The city of Rockville, MD has voted to step away from big box retail development for six months and reassess its development plans. City staff will use the next six months to evaluate the effects of big stores and come up with design guidelines and new zoning regulations. Mayor Rose Krasnow said “we were very concerned about statements from more than one developer that they were interested in bringing big box stores to Rockville.” Case in point: a 135,000 s.f. Costco warehouse store planned for Rockville Pike, one of the worst traffic areas in the community. In addition to traffic, the city is concerned about the boxy appearance of the superstores, as well as the problems created if these stores are ever vacated. “If these (stores) go away,” said the Kathy Mitchell, the Director of Community Planning for the city, “the city will be left with large unusable box stores — a market nightmare.” The developer for the Costco submitted plans to make the huge store less visible by putting other retail stores in front of it, and Costco tried to argue that it attracts less traffic than a typical grocery store because Costco shoppers only shop at the store once every two weeks. Costco claimed their store would bring up to 250 new jobs to Rockville — a gross figure, without netting out any lost jobs at other stores. The developer’s lawyers pleaded with the city not to impose a six month ban, according to the Rockville Gazette newspaper. The lawyer said a 6 month delay would cost Costco $60 million. But the City Council voted unanimously to impose the ban. Councilman Glennon Harrison said simply: “A moratorium, immediate and complete, is both conservative and prudent.” Mayor Krasnow was quoted in the Washington Post as saying that big box stores “aesthetically…tend not to be attractive. I was just up in Baltimore last week and saw one up there that was horrible.” The Council’s vote took place October 11th, and gives local residents a breather from the chain stores until April 10, 2000.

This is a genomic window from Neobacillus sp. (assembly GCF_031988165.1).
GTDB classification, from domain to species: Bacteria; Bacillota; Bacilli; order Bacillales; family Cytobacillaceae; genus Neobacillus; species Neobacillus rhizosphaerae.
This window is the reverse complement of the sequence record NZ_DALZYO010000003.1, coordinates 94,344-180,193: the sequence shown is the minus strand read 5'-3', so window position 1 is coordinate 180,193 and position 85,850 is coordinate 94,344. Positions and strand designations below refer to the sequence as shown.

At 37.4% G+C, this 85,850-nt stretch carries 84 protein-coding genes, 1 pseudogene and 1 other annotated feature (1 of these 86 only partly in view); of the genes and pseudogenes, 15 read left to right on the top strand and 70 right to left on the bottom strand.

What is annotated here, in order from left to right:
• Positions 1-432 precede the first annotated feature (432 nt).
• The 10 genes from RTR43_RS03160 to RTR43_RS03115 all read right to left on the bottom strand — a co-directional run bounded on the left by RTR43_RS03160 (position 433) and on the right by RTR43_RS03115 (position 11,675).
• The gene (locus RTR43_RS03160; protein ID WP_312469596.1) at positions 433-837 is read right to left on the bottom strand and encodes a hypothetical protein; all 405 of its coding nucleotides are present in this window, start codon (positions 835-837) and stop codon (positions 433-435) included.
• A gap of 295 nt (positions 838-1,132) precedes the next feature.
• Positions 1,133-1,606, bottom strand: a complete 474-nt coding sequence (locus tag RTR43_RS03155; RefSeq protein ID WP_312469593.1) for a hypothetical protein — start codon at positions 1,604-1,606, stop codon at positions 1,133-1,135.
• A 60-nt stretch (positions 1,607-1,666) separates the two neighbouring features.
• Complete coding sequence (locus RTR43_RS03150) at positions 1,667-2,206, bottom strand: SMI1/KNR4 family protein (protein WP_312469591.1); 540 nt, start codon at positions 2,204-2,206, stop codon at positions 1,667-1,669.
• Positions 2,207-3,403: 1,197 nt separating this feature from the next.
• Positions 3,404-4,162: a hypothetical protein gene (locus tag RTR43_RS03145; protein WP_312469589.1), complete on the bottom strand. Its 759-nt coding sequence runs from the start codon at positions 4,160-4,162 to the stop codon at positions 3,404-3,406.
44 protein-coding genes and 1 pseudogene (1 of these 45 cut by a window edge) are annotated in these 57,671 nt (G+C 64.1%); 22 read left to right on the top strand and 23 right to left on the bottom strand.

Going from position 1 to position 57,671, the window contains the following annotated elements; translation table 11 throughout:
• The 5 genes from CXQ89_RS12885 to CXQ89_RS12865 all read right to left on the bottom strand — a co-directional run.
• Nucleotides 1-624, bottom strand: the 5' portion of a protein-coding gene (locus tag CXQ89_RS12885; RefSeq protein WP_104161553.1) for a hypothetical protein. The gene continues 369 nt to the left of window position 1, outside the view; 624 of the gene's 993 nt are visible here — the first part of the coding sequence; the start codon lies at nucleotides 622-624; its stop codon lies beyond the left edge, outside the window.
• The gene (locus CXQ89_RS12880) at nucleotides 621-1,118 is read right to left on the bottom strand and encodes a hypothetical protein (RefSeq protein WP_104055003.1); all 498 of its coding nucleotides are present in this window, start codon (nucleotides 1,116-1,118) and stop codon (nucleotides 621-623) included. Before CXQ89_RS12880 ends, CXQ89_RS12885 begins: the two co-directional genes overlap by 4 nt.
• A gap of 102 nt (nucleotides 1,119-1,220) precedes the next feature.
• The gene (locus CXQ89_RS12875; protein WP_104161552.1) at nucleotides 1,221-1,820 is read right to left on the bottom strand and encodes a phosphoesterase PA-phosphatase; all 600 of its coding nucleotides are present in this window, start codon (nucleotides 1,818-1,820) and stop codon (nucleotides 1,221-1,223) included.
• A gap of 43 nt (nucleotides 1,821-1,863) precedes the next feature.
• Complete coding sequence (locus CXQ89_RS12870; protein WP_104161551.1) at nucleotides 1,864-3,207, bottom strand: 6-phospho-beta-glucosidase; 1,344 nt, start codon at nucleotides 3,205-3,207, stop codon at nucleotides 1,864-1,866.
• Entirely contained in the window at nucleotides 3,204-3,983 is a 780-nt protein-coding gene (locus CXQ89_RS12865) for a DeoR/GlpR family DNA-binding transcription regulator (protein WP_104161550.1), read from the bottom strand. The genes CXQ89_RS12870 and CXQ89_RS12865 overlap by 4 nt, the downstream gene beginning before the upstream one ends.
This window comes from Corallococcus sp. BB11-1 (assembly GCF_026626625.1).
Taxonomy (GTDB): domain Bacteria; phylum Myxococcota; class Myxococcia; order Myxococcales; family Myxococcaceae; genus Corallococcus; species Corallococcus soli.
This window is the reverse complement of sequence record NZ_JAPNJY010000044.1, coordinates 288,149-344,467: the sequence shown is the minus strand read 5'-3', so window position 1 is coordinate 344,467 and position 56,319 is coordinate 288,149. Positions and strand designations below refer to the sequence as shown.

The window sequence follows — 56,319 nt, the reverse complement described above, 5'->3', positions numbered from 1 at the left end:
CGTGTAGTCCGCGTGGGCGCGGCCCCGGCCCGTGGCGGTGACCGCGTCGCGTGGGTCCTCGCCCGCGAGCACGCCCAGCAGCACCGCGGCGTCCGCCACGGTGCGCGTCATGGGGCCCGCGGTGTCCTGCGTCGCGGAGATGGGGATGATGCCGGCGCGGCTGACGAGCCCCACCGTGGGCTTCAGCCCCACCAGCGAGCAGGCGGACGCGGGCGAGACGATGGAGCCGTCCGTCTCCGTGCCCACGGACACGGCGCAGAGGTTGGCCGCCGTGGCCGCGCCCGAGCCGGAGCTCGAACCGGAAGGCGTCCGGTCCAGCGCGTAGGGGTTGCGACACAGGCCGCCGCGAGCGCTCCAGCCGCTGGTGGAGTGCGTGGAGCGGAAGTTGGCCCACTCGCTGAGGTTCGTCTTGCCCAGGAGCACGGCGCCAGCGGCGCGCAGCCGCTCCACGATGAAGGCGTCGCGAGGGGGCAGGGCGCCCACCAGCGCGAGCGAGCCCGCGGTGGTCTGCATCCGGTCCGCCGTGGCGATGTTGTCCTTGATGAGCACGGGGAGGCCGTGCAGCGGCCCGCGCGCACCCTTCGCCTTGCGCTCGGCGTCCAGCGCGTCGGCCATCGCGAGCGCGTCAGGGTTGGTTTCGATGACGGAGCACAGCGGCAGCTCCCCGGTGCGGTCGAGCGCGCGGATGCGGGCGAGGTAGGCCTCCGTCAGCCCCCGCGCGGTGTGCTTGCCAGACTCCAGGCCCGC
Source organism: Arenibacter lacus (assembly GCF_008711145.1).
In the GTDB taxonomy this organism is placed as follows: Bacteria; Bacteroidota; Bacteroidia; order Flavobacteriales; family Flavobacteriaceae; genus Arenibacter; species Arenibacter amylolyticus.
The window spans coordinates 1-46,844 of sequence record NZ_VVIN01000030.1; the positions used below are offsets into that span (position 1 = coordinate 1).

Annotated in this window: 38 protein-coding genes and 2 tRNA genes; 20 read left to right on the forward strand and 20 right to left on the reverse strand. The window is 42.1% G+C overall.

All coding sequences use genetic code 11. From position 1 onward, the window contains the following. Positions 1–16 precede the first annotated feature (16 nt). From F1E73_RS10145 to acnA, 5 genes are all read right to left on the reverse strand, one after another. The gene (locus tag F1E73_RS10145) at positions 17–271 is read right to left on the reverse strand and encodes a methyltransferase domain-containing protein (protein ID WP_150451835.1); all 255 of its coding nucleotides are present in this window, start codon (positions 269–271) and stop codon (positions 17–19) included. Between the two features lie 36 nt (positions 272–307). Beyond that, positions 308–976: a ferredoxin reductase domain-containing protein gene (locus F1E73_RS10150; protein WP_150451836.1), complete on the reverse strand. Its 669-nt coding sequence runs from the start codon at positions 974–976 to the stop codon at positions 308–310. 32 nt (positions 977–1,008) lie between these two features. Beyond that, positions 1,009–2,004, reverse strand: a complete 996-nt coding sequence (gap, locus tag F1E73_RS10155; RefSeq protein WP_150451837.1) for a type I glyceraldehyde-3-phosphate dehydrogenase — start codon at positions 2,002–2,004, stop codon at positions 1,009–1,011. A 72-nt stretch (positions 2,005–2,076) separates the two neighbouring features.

Developers in this case, according to newspaper accounts, are saying that a 135,000 s.f. store could be largely hidden behind a ring of other retail stores built around the parcel’s perimeter. That’s like trying to hide a nuclear waste dump behind a picket fence. Everybody still knows its there. Many communities have enacted short-term moratoriums. Even six months is a very short time for city staff to come up with proposed zoning changes. Communities like Fort Collins, CO, which is often cited as an example of a city which enacted a moratorium, came up with nice design review guidelines, but that did nothing to stop big box sprawl, which is hardly hidden in Fort Collins anymore. For more information about moratoriums, contact sprawl-busters.